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Winter Trilogy

ISSUE:  Winter 1960

Before Snow Flies

We must make haste if order is to be
in house and garden before winter sets
its iron restriction on the shivering tree;
before snow flies, before our stern regrets
pile into drifts impenetrable to plow,
we must assert some reasonable thought
upon the problem of adjusting. How
to suit this season’s unexampled Ought.
Leave it too late, and frost will signal us
some bitter morning on a window-pane,
scrawling in frigid white the tyrannous,
adamant ultimatum to abstain.
Or else? Or else the cold must kill.
Only by strict conformity to what we know
will we avoid the scintillating chill
that points its finger in advance of snow.

First Snow

Slowly, debating if it must, the snow
crawls from the lowering clouds to sit
for a bleak minute on the dried-up lawn.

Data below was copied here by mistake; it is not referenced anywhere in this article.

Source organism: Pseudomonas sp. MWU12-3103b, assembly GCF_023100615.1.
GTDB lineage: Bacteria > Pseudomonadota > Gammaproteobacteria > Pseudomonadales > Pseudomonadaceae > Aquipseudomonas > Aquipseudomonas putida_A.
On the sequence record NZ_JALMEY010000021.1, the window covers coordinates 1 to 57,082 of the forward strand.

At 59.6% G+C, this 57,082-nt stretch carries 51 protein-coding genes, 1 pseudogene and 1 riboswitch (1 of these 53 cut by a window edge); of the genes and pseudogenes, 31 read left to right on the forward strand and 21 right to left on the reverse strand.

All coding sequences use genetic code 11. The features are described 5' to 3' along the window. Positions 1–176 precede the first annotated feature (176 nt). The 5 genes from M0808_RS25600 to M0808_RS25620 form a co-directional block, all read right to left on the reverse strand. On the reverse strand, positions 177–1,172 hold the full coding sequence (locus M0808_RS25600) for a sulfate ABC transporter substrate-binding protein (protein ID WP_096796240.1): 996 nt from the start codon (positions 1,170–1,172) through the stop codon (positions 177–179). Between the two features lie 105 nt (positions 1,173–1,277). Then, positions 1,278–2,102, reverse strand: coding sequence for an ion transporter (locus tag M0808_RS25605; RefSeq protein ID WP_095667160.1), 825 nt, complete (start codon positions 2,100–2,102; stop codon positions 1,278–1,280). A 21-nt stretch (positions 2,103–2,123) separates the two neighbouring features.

Transient at first, the flakes of snow submit
slowly to permanence; their lines are drawn
along the furrows of the fall-ploughed field.
Then, in a frenzy, tossing from the air,
the cautious blizzard to abandon yields;
faster, hissing at wind, its white despair
gusts ever stronger as the deep drifts grow.


Our wintry minds enclose us tight as snow
that, drifted now across the hilltop road,
imprisons us among the things we know,
forbidding strangers and the episode
of transient pleasantry. Our winter ways,
stiff and immutable, are like a death
endured without a mourner’s mumbled phrase;
for now the frozen image of our breath
shocks us upon the stern and glittering air,
the very circulation of our blood
surprises us with pain; we must beware
the fickle warmth that thaws before it should.
Yet, even as we shiver through this icy season,
our hearts, subversive, turn toward memory:
there, like a bird upon a sun-warmed tree,
love sings and sings, beyond all reason.


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